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Five Tips For Organizing Your Phone

We just wrote a blog post about a week ago about organizing computer files. You may wonder, if your phone is basically like a pocket computer, why would we treat this differently?

In reality, we use our phones a lot differently than our computers… and we have a few specific tips for your phone in particular:

Tip 1: Find ways to get stuff off it automatically. 

When was the last time you plugged your phone into your computer and backed it up? Oh, never? Yeah, me either.

What you need is an insurance policy for what’s on your phone that should come off your phone very regularly that you want to keep. For me, it’s photos and document scans. Once downloaded, I can delete and know 1) I’ll have more space on my phone and 2) if my phone dies a sudden death, I can still get at everything I need.

If you record lots of voice memos or edit lots of iMoives or have other kinds of stuff you do often, it may be worth figuring out how to get it off your phone easily and (ideally) automatically. (PS if your texts have some sentimental value like mine do, get those off for sure. No judgement here.)

Tip 2: If you don’t know what the app is for, delete it.

Your iTunes App account (or Google Play account I’m sure) saves records of what you download so worst case scenario, you can download it again later if you decide you need it after all.

I have a similar rule for songs on my iTunes: if I play the first ten seconds and a) I don’t know what it is or b) really like it, off it goes.

It seems silly but every time you scroll by that app and wonder what it is, that’s another ten seconds of your life wasted. A lot of apps mean a lot of periodically wasted ten seconds, which adds up.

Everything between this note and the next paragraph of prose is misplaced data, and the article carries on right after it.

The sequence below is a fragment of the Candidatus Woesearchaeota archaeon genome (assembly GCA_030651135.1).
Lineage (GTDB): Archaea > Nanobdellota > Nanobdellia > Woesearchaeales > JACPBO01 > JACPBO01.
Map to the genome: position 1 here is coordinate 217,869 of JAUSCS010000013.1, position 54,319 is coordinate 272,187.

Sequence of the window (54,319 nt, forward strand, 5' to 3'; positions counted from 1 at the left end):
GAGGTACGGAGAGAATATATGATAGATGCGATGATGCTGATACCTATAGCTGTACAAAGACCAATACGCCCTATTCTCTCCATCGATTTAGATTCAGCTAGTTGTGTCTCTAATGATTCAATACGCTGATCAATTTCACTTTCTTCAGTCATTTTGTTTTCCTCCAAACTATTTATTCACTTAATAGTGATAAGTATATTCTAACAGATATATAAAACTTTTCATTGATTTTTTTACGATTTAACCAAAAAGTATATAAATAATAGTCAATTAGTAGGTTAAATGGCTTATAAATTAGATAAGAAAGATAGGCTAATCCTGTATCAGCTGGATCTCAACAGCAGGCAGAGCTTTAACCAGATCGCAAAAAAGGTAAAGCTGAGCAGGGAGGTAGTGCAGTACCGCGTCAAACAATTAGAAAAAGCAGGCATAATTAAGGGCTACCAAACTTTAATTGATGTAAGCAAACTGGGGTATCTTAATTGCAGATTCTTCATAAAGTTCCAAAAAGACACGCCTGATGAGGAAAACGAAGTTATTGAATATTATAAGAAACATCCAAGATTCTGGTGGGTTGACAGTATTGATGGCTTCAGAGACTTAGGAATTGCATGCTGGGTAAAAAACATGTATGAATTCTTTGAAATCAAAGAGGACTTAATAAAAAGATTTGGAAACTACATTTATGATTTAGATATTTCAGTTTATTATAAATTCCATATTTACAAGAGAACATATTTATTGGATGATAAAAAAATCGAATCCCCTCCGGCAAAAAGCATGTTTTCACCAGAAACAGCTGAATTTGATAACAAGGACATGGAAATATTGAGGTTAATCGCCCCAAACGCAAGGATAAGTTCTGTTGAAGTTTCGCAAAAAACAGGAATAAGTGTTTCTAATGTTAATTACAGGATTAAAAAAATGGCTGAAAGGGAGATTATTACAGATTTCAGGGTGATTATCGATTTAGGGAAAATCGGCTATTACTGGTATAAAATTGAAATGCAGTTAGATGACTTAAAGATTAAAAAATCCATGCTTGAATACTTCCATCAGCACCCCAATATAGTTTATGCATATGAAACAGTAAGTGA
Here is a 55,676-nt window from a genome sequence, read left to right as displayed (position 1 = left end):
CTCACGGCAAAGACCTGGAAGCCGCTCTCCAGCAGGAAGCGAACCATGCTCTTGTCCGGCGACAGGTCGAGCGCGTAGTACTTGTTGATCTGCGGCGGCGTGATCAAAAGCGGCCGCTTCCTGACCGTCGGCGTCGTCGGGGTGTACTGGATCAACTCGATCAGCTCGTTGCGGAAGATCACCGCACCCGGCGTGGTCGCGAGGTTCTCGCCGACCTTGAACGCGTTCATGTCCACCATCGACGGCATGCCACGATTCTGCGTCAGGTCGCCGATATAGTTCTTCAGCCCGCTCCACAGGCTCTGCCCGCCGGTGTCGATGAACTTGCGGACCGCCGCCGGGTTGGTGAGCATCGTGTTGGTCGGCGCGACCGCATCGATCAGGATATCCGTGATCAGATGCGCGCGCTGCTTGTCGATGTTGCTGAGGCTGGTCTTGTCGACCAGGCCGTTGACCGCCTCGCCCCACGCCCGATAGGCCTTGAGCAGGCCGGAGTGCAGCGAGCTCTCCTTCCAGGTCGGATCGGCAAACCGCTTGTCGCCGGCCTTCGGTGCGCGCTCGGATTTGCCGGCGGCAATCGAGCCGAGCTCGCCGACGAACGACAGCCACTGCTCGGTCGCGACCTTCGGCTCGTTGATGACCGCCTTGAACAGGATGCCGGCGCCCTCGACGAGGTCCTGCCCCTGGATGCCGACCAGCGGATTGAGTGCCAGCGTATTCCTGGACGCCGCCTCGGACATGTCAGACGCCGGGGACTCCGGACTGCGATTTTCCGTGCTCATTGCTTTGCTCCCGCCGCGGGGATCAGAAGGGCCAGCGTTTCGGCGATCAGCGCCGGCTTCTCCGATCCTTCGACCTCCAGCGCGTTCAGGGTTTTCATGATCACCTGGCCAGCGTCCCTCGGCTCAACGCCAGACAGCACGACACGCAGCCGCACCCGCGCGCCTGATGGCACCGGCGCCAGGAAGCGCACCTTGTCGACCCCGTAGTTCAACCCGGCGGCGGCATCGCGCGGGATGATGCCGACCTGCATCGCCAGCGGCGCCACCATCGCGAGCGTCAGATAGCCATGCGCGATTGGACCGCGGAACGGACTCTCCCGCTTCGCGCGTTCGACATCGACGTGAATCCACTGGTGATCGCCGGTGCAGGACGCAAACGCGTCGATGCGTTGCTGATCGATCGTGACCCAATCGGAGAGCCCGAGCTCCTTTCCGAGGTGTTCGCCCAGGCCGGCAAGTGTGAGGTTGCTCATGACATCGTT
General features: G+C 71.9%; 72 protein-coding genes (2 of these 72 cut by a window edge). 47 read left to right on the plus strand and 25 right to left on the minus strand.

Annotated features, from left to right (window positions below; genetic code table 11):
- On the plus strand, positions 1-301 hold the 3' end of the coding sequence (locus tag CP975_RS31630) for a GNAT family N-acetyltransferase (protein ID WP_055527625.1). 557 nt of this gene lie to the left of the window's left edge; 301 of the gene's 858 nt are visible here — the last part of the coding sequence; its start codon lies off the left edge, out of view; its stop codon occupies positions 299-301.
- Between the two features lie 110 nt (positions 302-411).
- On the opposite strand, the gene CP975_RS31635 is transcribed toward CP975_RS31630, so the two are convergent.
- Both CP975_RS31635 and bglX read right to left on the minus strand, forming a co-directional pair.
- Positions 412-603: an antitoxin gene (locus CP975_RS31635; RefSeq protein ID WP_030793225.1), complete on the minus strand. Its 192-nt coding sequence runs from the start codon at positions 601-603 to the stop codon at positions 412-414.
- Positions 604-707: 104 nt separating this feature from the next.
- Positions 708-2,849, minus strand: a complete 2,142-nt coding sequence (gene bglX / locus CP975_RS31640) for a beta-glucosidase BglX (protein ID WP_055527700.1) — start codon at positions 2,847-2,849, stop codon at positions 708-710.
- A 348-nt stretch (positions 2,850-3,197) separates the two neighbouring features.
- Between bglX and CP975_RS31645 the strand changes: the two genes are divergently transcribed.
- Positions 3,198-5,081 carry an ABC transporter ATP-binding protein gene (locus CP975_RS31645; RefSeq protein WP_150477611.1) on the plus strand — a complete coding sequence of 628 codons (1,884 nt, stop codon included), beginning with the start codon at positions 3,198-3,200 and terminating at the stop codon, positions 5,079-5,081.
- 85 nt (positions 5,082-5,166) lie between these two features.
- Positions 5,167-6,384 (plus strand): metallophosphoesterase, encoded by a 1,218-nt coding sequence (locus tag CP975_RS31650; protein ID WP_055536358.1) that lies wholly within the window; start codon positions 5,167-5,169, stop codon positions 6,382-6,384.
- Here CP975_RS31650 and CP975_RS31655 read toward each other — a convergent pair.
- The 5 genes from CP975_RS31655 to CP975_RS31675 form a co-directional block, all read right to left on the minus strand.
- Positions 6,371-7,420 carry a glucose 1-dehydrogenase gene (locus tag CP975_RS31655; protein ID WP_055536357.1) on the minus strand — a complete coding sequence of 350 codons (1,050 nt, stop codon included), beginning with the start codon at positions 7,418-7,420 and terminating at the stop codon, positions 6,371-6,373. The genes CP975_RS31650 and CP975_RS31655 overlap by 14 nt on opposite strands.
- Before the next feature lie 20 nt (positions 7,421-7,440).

Tip 3: Turn off notifications you don’t need.

Nothing makes me feel overwhelmed more than looking down at my phone and seeing all the red notification dots (let alone the numbers inside them).

Usually when you install an app, the notifications come turned on. But do I really need to know my friend Shane just saved $1 use the Ibotta app? Nope. Take the time and turn off notifications that annoy you (which you can do in your phone settings and/or the app settings).

Tip 4: Organize your contacts (with a better system than what came with your phone).

If you are like me and have lots of duplicate contacts, finding a system to manage them (even paying a few bucks for a good app) is going to save you time and headaches.

I know, your phone came with a contacts management system… but your Windows computer came with Internet Explorer and did that stop you from using another (better) browser? No way. Organizing your contacts means when you are ready to throw a party or simply do your part in the calling tree, the task takes less time and all that saved up time you can do something way more fun with.

Tip 5: Regularly look at your ‘storage’ and ways you can cut down on it.

Just like anything, running your phone with some storage space to spare is going to make it run better. If I can keep 4-5G free on my phone, that not only makes sure my phone runs better but that I don’t run out of storage as I’m trying to film, say, my niece’s concert. How many times have you had to quickly delete stuff off your device only to miss a moment?

My culprits for heavy storage usage are music (currently 21G), Messages (6 G) and Podcasts (5G) so it makes the most sense to start deleting there in my case.

By keeping your phone clean, you can use it more effectively, like a tool in your business and life, versus some junk drawer you have to dig through. 

Nicole runs Breaking Even Communications, an internet marketing company in Bar Harbor Maine. When she’s not online, she enjoys walking her short dog, cooking with bacon, and trying to be outdoorsy in Acadia National Park.

Six Phone Apps Worth Paying For (For Your Business)

So I was sitting in an airport when I downloaded Osmos without even a second thought of paying for it. It was a fun game (and totally mesmerizing if you never have played… your objective as a bubble is to get bigger by absorbing other bubbles. It’s like more fluid Tetris).